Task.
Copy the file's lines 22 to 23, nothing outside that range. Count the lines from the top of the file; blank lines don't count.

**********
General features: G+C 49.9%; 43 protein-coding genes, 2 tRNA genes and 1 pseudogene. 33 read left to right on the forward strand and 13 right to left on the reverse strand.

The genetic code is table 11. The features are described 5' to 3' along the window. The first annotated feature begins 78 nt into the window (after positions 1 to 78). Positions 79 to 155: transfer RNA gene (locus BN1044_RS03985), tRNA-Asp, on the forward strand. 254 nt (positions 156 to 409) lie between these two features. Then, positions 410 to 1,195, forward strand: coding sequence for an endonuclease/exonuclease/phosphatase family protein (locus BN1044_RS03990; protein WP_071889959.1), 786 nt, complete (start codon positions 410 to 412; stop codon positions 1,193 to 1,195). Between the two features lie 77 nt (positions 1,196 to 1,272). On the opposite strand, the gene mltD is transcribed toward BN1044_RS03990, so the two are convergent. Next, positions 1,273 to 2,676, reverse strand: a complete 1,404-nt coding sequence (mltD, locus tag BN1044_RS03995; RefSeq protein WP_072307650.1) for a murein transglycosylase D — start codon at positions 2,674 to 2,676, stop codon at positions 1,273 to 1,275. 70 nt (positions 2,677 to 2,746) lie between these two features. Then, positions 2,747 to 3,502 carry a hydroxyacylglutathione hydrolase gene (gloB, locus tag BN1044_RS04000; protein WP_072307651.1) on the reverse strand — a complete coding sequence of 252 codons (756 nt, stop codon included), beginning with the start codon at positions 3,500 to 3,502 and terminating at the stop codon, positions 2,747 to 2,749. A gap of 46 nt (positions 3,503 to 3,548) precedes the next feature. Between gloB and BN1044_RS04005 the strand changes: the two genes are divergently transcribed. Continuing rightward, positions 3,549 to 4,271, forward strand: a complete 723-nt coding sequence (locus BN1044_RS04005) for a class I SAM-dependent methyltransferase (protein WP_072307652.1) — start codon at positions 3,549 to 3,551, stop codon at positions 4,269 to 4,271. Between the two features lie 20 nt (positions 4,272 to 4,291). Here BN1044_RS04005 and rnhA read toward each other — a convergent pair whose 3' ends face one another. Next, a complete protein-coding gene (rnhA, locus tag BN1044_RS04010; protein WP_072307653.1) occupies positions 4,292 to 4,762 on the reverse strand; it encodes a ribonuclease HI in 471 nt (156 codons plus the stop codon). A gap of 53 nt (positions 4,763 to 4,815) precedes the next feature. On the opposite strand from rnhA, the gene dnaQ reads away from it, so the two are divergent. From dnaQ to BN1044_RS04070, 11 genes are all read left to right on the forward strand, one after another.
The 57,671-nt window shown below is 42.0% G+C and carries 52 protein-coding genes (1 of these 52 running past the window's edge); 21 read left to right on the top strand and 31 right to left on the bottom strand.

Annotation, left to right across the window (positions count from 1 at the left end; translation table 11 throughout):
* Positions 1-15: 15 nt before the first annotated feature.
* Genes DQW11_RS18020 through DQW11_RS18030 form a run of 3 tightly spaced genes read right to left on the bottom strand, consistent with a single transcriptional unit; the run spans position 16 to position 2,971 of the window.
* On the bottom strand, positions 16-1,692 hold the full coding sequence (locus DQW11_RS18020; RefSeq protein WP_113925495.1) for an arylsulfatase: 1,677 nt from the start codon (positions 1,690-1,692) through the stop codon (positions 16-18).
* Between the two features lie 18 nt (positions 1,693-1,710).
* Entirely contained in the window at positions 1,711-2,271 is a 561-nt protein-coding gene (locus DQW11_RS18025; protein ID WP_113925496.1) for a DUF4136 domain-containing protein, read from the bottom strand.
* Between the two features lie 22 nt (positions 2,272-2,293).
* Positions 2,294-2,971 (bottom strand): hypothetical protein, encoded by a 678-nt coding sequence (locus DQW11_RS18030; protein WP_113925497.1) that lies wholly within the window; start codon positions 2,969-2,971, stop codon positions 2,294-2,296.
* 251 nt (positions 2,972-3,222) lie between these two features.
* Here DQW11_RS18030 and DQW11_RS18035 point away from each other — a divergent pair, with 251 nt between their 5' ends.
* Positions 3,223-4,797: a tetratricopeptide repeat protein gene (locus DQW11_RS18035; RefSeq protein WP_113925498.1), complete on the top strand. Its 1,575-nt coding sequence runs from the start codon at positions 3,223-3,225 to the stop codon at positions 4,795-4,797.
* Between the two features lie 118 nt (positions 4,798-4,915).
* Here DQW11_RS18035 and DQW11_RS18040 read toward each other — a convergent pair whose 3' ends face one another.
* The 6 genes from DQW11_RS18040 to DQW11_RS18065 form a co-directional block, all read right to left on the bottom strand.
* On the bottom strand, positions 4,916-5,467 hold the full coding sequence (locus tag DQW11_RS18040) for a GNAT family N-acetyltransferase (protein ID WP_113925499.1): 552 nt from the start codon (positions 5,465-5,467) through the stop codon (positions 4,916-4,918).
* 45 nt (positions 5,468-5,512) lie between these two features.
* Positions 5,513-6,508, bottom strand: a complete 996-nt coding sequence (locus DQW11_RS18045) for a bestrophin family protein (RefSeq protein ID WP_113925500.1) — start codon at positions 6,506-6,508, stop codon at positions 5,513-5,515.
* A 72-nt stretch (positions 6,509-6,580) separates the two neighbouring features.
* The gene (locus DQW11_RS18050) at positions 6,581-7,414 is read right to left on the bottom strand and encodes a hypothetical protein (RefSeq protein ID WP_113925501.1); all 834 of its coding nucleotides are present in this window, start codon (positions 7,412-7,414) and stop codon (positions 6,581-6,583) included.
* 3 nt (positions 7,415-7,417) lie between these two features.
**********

* The gene (locus DQW11_RS18050) at positions 6,581-7,414 is read right to left on the bottom strand and encodes a hypothetical protein (RefSeq protein ID WP_113925501.1); all 834 of its coding nucleotides are present in this window, start codon (positions 7,412-7,414) and stop codon (positions 6,581-6,583) included.
* 3 nt (positions 7,415-7,417) lie between these two features.